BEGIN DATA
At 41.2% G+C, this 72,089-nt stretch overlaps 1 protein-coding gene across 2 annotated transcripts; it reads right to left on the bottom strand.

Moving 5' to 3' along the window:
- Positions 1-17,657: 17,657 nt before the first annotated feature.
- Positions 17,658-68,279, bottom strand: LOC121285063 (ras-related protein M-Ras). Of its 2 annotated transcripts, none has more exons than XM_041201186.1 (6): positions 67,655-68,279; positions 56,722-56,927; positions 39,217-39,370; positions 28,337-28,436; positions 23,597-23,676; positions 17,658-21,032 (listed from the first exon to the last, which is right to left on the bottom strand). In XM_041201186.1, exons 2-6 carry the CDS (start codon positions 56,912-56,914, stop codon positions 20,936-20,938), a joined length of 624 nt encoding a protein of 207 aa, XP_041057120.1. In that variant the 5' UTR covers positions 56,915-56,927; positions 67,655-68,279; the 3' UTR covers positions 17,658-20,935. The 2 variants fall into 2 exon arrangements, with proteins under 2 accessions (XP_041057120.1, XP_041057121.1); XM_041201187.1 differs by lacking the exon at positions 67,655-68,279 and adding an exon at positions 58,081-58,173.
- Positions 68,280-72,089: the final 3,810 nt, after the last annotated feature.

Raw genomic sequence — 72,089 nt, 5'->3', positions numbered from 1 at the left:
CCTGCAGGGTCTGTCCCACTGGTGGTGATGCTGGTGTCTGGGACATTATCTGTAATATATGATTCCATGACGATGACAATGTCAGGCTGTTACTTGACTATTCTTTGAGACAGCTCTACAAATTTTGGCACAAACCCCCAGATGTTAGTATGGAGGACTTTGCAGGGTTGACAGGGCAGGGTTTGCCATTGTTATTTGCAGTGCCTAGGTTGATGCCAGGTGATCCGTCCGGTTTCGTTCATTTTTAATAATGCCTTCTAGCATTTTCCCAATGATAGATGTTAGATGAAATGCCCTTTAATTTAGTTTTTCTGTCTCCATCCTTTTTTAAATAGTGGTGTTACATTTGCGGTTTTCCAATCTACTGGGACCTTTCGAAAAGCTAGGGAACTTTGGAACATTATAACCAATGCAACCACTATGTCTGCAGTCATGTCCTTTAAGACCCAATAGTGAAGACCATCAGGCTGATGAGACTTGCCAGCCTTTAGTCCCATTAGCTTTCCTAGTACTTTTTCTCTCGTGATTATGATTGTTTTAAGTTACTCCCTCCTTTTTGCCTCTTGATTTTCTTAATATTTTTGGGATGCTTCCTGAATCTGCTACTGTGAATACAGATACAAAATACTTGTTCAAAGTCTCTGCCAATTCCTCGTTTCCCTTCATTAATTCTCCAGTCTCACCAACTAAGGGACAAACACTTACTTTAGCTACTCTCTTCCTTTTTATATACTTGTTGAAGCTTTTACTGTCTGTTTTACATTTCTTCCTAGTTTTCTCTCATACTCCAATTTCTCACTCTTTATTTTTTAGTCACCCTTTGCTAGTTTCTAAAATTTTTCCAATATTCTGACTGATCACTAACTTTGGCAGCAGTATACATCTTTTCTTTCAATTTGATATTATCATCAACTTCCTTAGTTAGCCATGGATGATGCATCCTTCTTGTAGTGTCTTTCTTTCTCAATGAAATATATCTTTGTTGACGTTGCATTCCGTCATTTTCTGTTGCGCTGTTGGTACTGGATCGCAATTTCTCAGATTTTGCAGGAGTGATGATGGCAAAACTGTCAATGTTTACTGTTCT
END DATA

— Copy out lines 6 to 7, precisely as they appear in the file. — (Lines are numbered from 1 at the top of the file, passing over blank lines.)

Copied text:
Raw genomic sequence — 72,089 nt, 5'->3', positions numbered from 1 at the left:
CCTGCAGGGTCTGTCCCACTGGTGGTGATGCTGGTGTCTGGGACATTATCTGTAATATATGATTCCATGACGATGACAATGTCAGGCTGTTACTTGACTATTCTTTGAGACAGCTCTACAAATTTTGGCACAAACCCCCAGATGTTAGTATGGAGGACTTTGCAGGGTTGACAGGGCAGGGTTTGCCATTGTTATTTGCAGTGCCTAGGTTGATGCCAGGTGATCCGTCCGGTTTCGTTCATTTTTAATAATGCCTTCTAGCATTTTCCCAATGATAGATGTTAGATGAAATGCCCTTTAATTTAGTTTTTCTGTCTCCATCCTTTTTTAAATAGTGGTGTTACATTTGCGGTTTTCCAATCTACTGGGACCTTTCGAAAAGCTAGGGAACTTTGGAACATTATAACCAATGCAACCACTATGTCTGCAGTCATGTCCTTTAAGACCCAATAGTGAAGACCATCAGGCTGATGAGACTTGCCAGCCTTTAGTCCCATTAGCTTTCCTAGTACTTTTTCTCTCGTGATTATGATTGTTTTAAGTTACTCCCTCCTTTTTGCCTCTTGATTTTCTTAATATTTTTGGGATGCTTCCTGAATCTGCTACTGTGAATACAGATACAAAATACTTGTTCAAAGTCTCTGCCAATTCCTCGTTTCCCTTCATTAATTCTCCAGTCTCACCAACTAAGGGACAAACACTTACTTTAGCTACTCTCTTCCTTTTTATATACTTGTTGAAGCTTTTACTGTCTGTTTTACATTTCTTCCTAGTTTTCTCTCATACTCCAATTTCTCACTCTTTATTTTTTAGTCACCCTTTGCTAGTTTCTAAAATTTTTCCAATATTCTGACTGATCACTAACTTTGGCAGCAGTATACATCTTTTCTTTCAATTTGATATTATCATCAACTTCCTTAGTTAGCCATGGATGATGCATCCTTCTTGTAGTGTCTTTCTTTCTCAATGAAATATATCTTTGTTGACGTTGCATTCCGTCATTTTCTGTTGCGCTGTTGGTACTGGATCGCAATTTCTCAGATTTTGCAGGAGTGATGATGGCAAAACTGTCAATGTTTACTGTTCT